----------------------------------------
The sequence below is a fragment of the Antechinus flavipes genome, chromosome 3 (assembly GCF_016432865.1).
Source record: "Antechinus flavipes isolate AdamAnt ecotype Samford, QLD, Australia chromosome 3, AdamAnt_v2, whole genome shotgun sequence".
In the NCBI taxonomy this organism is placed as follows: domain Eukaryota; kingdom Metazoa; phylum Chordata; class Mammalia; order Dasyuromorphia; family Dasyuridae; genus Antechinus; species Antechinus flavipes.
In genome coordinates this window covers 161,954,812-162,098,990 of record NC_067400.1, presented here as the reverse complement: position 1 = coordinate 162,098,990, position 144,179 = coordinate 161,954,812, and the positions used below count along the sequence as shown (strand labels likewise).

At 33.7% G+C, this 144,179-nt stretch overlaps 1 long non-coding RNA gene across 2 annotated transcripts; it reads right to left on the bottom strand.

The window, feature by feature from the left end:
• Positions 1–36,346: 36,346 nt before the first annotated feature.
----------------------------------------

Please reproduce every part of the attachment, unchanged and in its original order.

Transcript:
The sequence below is a fragment of the Antechinus flavipes genome, chromosome 3 (assembly GCF_016432865.1).
Source record: "Antechinus flavipes isolate AdamAnt ecotype Samford, QLD, Australia chromosome 3, AdamAnt_v2, whole genome shotgun sequence".
In the NCBI taxonomy this organism is placed as follows: domain Eukaryota; kingdom Metazoa; phylum Chordata; class Mammalia; order Dasyuromorphia; family Dasyuridae; genus Antechinus; species Antechinus flavipes.
In genome coordinates this window covers 161,954,812-162,098,990 of record NC_067400.1, presented here as the reverse complement: position 1 = coordinate 162,098,990, position 144,179 = coordinate 161,954,812, and the positions used below count along the sequence as shown (strand labels likewise).

At 33.7% G+C, this 144,179-nt stretch overlaps 1 long non-coding RNA gene across 2 annotated transcripts; it reads right to left on the bottom strand.

The window, feature by feature from the left end:
• Positions 1–36,346: 36,346 nt before the first annotated feature.